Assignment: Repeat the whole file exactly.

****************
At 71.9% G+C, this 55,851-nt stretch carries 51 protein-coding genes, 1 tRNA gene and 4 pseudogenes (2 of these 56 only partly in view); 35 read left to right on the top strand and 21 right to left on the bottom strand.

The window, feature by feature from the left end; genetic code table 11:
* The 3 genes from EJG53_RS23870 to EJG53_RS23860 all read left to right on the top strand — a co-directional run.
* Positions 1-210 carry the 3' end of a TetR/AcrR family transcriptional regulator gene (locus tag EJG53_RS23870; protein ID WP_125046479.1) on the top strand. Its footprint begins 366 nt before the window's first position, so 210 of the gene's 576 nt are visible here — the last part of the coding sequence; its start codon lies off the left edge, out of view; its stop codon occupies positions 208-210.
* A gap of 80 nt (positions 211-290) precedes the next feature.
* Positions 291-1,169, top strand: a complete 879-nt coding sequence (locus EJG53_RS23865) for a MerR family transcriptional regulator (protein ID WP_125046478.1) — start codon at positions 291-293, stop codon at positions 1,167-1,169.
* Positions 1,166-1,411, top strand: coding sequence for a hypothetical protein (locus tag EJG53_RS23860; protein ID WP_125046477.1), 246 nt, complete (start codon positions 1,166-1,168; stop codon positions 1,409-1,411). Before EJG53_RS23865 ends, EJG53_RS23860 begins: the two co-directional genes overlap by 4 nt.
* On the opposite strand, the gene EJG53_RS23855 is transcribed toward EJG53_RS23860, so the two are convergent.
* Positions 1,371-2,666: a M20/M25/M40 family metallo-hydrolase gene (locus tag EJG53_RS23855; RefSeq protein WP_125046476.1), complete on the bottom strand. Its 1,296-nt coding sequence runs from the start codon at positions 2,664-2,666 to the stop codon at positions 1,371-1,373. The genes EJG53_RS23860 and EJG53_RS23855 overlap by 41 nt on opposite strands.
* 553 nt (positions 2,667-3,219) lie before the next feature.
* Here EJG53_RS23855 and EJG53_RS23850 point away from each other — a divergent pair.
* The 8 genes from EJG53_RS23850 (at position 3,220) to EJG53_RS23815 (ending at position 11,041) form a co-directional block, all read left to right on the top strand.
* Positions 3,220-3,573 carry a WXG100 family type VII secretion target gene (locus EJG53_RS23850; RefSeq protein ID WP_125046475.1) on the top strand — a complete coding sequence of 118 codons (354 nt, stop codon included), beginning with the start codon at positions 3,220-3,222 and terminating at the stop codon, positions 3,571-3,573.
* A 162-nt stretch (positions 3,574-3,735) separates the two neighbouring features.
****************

At 71.9% G+C, this 55,851-nt stretch carries 51 protein-coding genes, 1 tRNA gene and 4 pseudogenes (2 of these 56 only partly in view); 35 read left to right on the top strand and 21 right to left on the bottom strand.

The window, feature by feature from the left end; genetic code table 11:
* The 3 genes from EJG53_RS23870 to EJG53_RS23860 all read left to right on the top strand — a co-directional run.
* Positions 1-210 carry the 3' end of a TetR/AcrR family transcriptional regulator gene (locus tag EJG53_RS23870; protein ID WP_125046479.1) on the top strand. Its footprint begins 366 nt before the window's first position, so 210 of the gene's 576 nt are visible here — the last part of the coding sequence; its start codon lies off the left edge, out of view; its stop codon occupies positions 208-210.
* A gap of 80 nt (positions 211-290) precedes the next feature.
* Positions 291-1,169, top strand: a complete 879-nt coding sequence (locus EJG53_RS23865) for a MerR family transcriptional regulator (protein ID WP_125046478.1) — start codon at positions 291-293, stop codon at positions 1,167-1,169.
* Positions 1,166-1,411, top strand: coding sequence for a hypothetical protein (locus tag EJG53_RS23860; protein ID WP_125046477.1), 246 nt, complete (start codon positions 1,166-1,168; stop codon positions 1,409-1,411). Before EJG53_RS23865 ends, EJG53_RS23860 begins: the two co-directional genes overlap by 4 nt.
* On the opposite strand, the gene EJG53_RS23855 is transcribed toward EJG53_RS23860, so the two are convergent.
* Positions 1,371-2,666: a M20/M25/M40 family metallo-hydrolase gene (locus tag EJG53_RS23855; RefSeq protein WP_125046476.1), complete on the bottom strand. Its 1,296-nt coding sequence runs from the start codon at positions 2,664-2,666 to the stop codon at positions 1,371-1,373. The genes EJG53_RS23860 and EJG53_RS23855 overlap by 41 nt on opposite strands.
* 553 nt (positions 2,667-3,219) lie before the next feature.
* Here EJG53_RS23855 and EJG53_RS23850 point away from each other — a divergent pair.
* The 8 genes from EJG53_RS23850 (at position 3,220) to EJG53_RS23815 (ending at position 11,041) form a co-directional block, all read left to right on the top strand.
* Positions 3,220-3,573 carry a WXG100 family type VII secretion target gene (locus EJG53_RS23850; RefSeq protein ID WP_125046475.1) on the top strand — a complete coding sequence of 118 codons (354 nt, stop codon included), beginning with the start codon at positions 3,220-3,222 and terminating at the stop codon, positions 3,571-3,573.
* A 162-nt stretch (positions 3,574-3,735) separates the two neighbouring features.